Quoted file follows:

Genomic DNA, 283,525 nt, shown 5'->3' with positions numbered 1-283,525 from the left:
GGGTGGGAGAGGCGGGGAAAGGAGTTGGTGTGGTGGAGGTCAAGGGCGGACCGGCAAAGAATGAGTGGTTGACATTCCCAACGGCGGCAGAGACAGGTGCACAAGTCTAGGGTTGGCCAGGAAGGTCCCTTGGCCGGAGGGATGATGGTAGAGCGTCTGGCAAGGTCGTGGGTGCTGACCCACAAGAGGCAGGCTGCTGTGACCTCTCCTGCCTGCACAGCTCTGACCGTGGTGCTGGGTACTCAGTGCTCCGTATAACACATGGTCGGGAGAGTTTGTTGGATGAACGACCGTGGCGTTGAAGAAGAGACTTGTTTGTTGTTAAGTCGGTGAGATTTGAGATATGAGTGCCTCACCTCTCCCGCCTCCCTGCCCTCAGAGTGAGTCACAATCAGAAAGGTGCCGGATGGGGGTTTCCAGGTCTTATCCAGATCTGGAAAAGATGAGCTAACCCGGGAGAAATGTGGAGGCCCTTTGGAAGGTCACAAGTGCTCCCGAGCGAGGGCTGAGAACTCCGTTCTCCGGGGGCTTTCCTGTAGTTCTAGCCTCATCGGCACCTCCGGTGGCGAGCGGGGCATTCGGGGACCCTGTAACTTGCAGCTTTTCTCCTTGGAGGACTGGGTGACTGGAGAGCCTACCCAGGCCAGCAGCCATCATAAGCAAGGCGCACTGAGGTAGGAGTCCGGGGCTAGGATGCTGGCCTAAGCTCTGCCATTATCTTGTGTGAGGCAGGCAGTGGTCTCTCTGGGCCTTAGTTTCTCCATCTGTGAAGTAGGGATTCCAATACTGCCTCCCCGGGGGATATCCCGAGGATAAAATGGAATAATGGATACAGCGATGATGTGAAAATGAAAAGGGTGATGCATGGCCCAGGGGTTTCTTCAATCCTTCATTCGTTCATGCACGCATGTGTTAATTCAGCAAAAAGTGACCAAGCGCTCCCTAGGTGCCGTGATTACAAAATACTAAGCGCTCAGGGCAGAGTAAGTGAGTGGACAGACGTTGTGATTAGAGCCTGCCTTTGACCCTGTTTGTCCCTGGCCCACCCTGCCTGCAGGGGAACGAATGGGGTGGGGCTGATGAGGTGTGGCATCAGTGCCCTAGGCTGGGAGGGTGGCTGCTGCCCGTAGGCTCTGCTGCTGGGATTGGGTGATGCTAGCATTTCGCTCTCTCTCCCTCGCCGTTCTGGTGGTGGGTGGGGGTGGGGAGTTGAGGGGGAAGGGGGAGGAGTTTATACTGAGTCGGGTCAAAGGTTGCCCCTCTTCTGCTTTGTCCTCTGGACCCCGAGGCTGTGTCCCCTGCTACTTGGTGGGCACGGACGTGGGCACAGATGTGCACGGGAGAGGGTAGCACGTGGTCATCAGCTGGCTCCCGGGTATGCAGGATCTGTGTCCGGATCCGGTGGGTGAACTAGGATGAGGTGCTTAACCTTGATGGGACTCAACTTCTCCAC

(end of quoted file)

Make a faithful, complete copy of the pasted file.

Genomic DNA, 283,525 nt, shown 5'->3' with positions numbered 1-283,525 from the left:
GGGTGGGAGAGGCGGGGAAAGGAGTTGGTGTGGTGGAGGTCAAGGGCGGACCGGCAAAGAATGAGTGGTTGACATTCCCAACGGCGGCAGAGACAGGTGCACAAGTCTAGGGTTGGCCAGGAAGGTCCCTTGGCCGGAGGGATGATGGTAGAGCGTCTGGCAAGGTCGTGGGTGCTGACCCACAAGAGGCAGGCTGCTGTGACCTCTCCTGCCTGCACAGCTCTGACCGTGGTGCTGGGTACTCAGTGCTCCGTATAACACATGGTCGGGAGAGTTTGTTGGATGAACGACCGTGGCGTTGAAGAAGAGACTTGTTTGTTGTTAAGTCGGTGAGATTTGAGATATGAGTGCCTCACCTCTCCCGCCTCCCTGCCCTCAGAGTGAGTCACAATCAGAAAGGTGCCGGATGGGGGTTTCCAGGTCTTATCCAGATCTGGAAAAGATGAGCTAACCCGGGAGAAATGTGGAGGCCCTTTGGAAGGTCACAAGTGCTCCCGAGCGAGGGCTGAGAACTCCGTTCTCCGGGGGCTTTCCTGTAGTTCTAGCCTCATCGGCACCTCCGGTGGCGAGCGGGGCATTCGGGGACCCTGTAACTTGCAGCTTTTCTCCTTGGAGGACTGGGTGACTGGAGAGCCTACCCAGGCCAGCAGCCATCATAAGCAAGGCGCACTGAGGTAGGAGTCCGGGGCTAGGATGCTGGCCTAAGCTCTGCCATTATCTTGTGTGAGGCAGGCAGTGGTCTCTCTGGGCCTTAGTTTCTCCATCTGTGAAGTAGGGATTCCAATACTGCCTCCCCGGGGGATATCCCGAGGATAAAATGGAATAATGGATACAGCGATGATGTGAAAATGAAAAGGGTGATGCATGGCCCAGGGGTTTCTTCAATCCTTCATTCGTTCATGCACGCATGTGTTAATTCAGCAAAAAGTGACCAAGCGCTCCCTAGGTGCCGTGATTACAAAATACTAAGCGCTCAGGGCAGAGTAAGTGAGTGGACAGACGTTGTGATTAGAGCCTGCCTTTGACCCTGTTTGTCCCTGGCCCACCCTGCCTGCAGGGGAACGAATGGGGTGGGGCTGATGAGGTGTGGCATCAGTGCCCTAGGCTGGGAGGGTGGCTGCTGCCCGTAGGCTCTGCTGCTGGGATTGGGTGATGCTAGCATTTCGCTCTCTCTCCCTCGCCGTTCTGGTGGTGGGTGGGGGTGGGGAGTTGAGGGGGAAGGGGGAGGAGTTTATACTGAGTCGGGTCAAAGGTTGCCCCTCTTCTGCTTTGTCCTCTGGACCCCGAGGCTGTGTCCCCTGCTACTTGGTGGGCACGGACGTGGGCACAGATGTGCACGGGAGAGGGTAGCACGTGGTCATCAGCTGGCTCCCGGGTATGCAGGATCTGTGTCCGGATCCGGTGGGTGAACTAGGATGAGGTGCTTAACCTTGATGGGACTCAACTTCTCCAC